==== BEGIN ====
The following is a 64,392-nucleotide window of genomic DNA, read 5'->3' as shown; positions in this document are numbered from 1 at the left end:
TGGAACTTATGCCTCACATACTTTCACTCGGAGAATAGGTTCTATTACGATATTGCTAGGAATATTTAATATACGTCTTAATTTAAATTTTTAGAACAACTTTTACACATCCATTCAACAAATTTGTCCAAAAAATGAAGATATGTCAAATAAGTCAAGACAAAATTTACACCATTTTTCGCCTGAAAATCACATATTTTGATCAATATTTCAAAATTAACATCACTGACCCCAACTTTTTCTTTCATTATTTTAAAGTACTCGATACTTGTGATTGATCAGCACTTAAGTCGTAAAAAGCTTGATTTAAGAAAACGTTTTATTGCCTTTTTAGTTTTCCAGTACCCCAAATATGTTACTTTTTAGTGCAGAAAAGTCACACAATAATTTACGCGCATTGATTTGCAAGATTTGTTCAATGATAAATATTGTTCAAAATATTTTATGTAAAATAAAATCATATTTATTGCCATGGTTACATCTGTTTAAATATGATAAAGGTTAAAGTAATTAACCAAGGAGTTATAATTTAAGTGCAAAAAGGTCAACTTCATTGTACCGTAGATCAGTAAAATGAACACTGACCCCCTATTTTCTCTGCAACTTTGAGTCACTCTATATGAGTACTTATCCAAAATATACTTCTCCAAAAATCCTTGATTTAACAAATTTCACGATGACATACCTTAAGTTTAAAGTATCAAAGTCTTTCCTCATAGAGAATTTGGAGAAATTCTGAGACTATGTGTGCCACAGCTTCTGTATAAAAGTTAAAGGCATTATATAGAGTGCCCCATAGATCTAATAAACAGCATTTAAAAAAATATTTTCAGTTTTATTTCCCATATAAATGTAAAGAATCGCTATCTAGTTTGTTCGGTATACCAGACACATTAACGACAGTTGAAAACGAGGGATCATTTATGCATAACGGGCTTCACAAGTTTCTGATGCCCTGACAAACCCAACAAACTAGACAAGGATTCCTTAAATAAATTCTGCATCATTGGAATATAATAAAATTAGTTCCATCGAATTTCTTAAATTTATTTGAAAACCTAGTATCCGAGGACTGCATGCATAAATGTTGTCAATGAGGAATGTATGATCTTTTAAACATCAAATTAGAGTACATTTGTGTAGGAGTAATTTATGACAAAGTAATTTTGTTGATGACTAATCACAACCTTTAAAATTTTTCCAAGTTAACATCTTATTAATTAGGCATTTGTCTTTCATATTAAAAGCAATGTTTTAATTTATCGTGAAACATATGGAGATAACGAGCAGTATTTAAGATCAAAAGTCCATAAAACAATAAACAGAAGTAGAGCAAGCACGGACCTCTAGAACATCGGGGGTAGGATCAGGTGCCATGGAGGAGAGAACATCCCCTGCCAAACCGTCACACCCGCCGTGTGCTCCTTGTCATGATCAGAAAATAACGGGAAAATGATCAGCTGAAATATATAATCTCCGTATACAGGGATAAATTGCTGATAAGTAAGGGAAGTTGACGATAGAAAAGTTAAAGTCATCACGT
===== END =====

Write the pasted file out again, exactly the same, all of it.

The following is a 64,392-nucleotide window of genomic DNA, read 5'->3' as shown; positions in this document are numbered from 1 at the left end:
TGGAACTTATGCCTCACATACTTTCACTCGGAGAATAGGTTCTATTACGATATTGCTAGGAATATTTAATATACGTCTTAATTTAAATTTTTAGAACAACTTTTACACATCCATTCAACAAATTTGTCCAAAAAATGAAGATATGTCAAATAAGTCAAGACAAAATTTACACCATTTTTCGCCTGAAAATCACATATTTTGATCAATATTTCAAAATTAACATCACTGACCCCAACTTTTTCTTTCATTATTTTAAAGTACTCGATACTTGTGATTGATCAGCACTTAAGTCGTAAAAAGCTTGATTTAAGAAAACGTTTTATTGCCTTTTTAGTTTTCCAGTACCCCAAATATGTTACTTTTTAGTGCAGAAAAGTCACACAATAATTTACGCGCATTGATTTGCAAGATTTGTTCAATGATAAATATTGTTCAAAATATTTTATGTAAAATAAAATCATATTTATTGCCATGGTTACATCTGTTTAAATATGATAAAGGTTAAAGTAATTAACCAAGGAGTTATAATTTAAGTGCAAAAAGGTCAACTTCATTGTACCGTAGATCAGTAAAATGAACACTGACCCCCTATTTTCTCTGCAACTTTGAGTCACTCTATATGAGTACTTATCCAAAATATACTTCTCCAAAAATCCTTGATTTAACAAATTTCACGATGACATACCTTAAGTTTAAAGTATCAAAGTCTTTCCTCATAGAGAATTTGGAGAAATTCTGAGACTATGTGTGCCACAGCTTCTGTATAAAAGTTAAAGGCATTATATAGAGTGCCCCATAGATCTAATAAACAGCATTTAAAAAAATATTTTCAGTTTTATTTCCCATATAAATGTAAAGAATCGCTATCTAGTTTGTTCGGTATACCAGACACATTAACGACAGTTGAAAACGAGGGATCATTTATGCATAACGGGCTTCACAAGTTTCTGATGCCCTGACAAACCCAACAAACTAGACAAGGATTCCTTAAATAAATTCTGCATCATTGGAATATAATAAAATTAGTTCCATCGAATTTCTTAAATTTATTTGAAAACCTAGTATCCGAGGACTGCATGCATAAATGTTGTCAATGAGGAATGTATGATCTTTTAAACATCAAATTAGAGTACATTTGTGTAGGAGTAATTTATGACAAAGTAATTTTGTTGATGACTAATCACAACCTTTAAAATTTTTCCAAGTTAACATCTTATTAATTAGGCATTTGTCTTTCATATTAAAAGCAATGTTTTAATTTATCGTGAAACATATGGAGATAACGAGCAGTATTTAAGATCAAAAGTCCATAAAACAATAAACAGAAGTAGAGCAAGCACGGACCTCTAGAACATCGGGGGTAGGATCAGGTGCCATGGAGGAGAGAACATCCCCTGCCAAACCGTCACACCCGCCGTGTGCTCCTTGTCATGATCAGAAAATAACGGGAAAATGATCAGCTGAAATATATAATCTCCGTATACAGGGATAAATTGCTGATAAGTAAGGGAAGTTGACGATAGAAAAGTTAAAGTCATCACGT